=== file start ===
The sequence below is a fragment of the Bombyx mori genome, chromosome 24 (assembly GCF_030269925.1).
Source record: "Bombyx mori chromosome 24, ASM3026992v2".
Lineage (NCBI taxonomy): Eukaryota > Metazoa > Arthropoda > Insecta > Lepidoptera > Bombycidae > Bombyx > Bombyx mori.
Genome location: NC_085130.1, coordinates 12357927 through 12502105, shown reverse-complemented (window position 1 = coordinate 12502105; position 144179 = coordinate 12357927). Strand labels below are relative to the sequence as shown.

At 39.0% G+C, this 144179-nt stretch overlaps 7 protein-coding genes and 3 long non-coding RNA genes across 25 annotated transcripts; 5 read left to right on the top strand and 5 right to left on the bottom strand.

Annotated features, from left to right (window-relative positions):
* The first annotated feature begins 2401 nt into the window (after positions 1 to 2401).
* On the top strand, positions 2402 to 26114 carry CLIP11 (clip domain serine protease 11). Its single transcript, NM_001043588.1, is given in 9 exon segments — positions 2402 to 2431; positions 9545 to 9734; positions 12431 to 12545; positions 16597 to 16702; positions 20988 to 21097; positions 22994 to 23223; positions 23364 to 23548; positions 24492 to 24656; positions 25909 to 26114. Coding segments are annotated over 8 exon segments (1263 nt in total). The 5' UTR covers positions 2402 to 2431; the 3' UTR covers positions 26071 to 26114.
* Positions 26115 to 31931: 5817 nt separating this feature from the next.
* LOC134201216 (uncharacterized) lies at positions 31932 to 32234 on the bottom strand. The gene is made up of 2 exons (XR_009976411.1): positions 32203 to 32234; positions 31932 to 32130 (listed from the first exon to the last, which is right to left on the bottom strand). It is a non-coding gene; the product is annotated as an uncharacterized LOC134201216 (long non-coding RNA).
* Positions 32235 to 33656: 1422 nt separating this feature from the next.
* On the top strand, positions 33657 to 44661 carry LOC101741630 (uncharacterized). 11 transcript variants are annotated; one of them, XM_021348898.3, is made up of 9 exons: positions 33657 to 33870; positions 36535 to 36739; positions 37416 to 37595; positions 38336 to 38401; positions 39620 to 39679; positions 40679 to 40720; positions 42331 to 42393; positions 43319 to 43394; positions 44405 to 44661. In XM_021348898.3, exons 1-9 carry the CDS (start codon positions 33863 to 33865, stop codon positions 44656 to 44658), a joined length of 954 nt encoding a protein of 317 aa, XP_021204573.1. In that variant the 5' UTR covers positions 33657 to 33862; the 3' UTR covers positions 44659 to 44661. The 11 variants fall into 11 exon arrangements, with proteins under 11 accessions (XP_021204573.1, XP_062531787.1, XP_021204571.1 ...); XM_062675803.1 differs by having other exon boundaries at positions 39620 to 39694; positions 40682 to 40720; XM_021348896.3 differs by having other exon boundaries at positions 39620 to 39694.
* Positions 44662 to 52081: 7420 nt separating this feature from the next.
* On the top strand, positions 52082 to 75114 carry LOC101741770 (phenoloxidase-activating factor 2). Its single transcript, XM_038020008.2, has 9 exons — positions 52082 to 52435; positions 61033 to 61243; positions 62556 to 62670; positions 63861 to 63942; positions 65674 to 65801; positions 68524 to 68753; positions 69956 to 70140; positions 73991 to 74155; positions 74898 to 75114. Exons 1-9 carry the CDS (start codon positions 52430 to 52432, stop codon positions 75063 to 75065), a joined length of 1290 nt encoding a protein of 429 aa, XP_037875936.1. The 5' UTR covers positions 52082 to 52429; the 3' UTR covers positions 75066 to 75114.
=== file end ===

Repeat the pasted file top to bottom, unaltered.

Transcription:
The sequence below is a fragment of the Bombyx mori genome, chromosome 24 (assembly GCF_030269925.1).
Source record: "Bombyx mori chromosome 24, ASM3026992v2".
Lineage (NCBI taxonomy): Eukaryota > Metazoa > Arthropoda > Insecta > Lepidoptera > Bombycidae > Bombyx > Bombyx mori.
Genome location: NC_085130.1, coordinates 12357927 through 12502105, shown reverse-complemented (window position 1 = coordinate 12502105; position 144179 = coordinate 12357927). Strand labels below are relative to the sequence as shown.

At 39.0% G+C, this 144179-nt stretch overlaps 7 protein-coding genes and 3 long non-coding RNA genes across 25 annotated transcripts; 5 read left to right on the top strand and 5 right to left on the bottom strand.

Annotated features, from left to right (window-relative positions):
* The first annotated feature begins 2401 nt into the window (after positions 1 to 2401).
* On the top strand, positions 2402 to 26114 carry CLIP11 (clip domain serine protease 11). Its single transcript, NM_001043588.1, is given in 9 exon segments — positions 2402 to 2431; positions 9545 to 9734; positions 12431 to 12545; positions 16597 to 16702; positions 20988 to 21097; positions 22994 to 23223; positions 23364 to 23548; positions 24492 to 24656; positions 25909 to 26114. Coding segments are annotated over 8 exon segments (1263 nt in total). The 5' UTR covers positions 2402 to 2431; the 3' UTR covers positions 26071 to 26114.
* Positions 26115 to 31931: 5817 nt separating this feature from the next.
* LOC134201216 (uncharacterized) lies at positions 31932 to 32234 on the bottom strand. The gene is made up of 2 exons (XR_009976411.1): positions 32203 to 32234; positions 31932 to 32130 (listed from the first exon to the last, which is right to left on the bottom strand). It is a non-coding gene; the product is annotated as an uncharacterized LOC134201216 (long non-coding RNA).
* Positions 32235 to 33656: 1422 nt separating this feature from the next.
* On the top strand, positions 33657 to 44661 carry LOC101741630 (uncharacterized). 11 transcript variants are annotated; one of them, XM_021348898.3, is made up of 9 exons: positions 33657 to 33870; positions 36535 to 36739; positions 37416 to 37595; positions 38336 to 38401; positions 39620 to 39679; positions 40679 to 40720; positions 42331 to 42393; positions 43319 to 43394; positions 44405 to 44661. In XM_021348898.3, exons 1-9 carry the CDS (start codon positions 33863 to 33865, stop codon positions 44656 to 44658), a joined length of 954 nt encoding a protein of 317 aa, XP_021204573.1. In that variant the 5' UTR covers positions 33657 to 33862; the 3' UTR covers positions 44659 to 44661. The 11 variants fall into 11 exon arrangements, with proteins under 11 accessions (XP_021204573.1, XP_062531787.1, XP_021204571.1 ...); XM_062675803.1 differs by having other exon boundaries at positions 39620 to 39694; positions 40682 to 40720; XM_021348896.3 differs by having other exon boundaries at positions 39620 to 39694.
* Positions 44662 to 52081: 7420 nt separating this feature from the next.
* On the top strand, positions 52082 to 75114 carry LOC101741770 (phenoloxidase-activating factor 2). Its single transcript, XM_038020008.2, has 9 exons — positions 52082 to 52435; positions 61033 to 61243; positions 62556 to 62670; positions 63861 to 63942; positions 65674 to 65801; positions 68524 to 68753; positions 69956 to 70140; positions 73991 to 74155; positions 74898 to 75114. Exons 1-9 carry the CDS (start codon positions 52430 to 52432, stop codon positions 75063 to 75065), a joined length of 1290 nt encoding a protein of 429 aa, XP_037875936.1. The 5' UTR covers positions 52082 to 52429; the 3' UTR covers positions 75066 to 75114.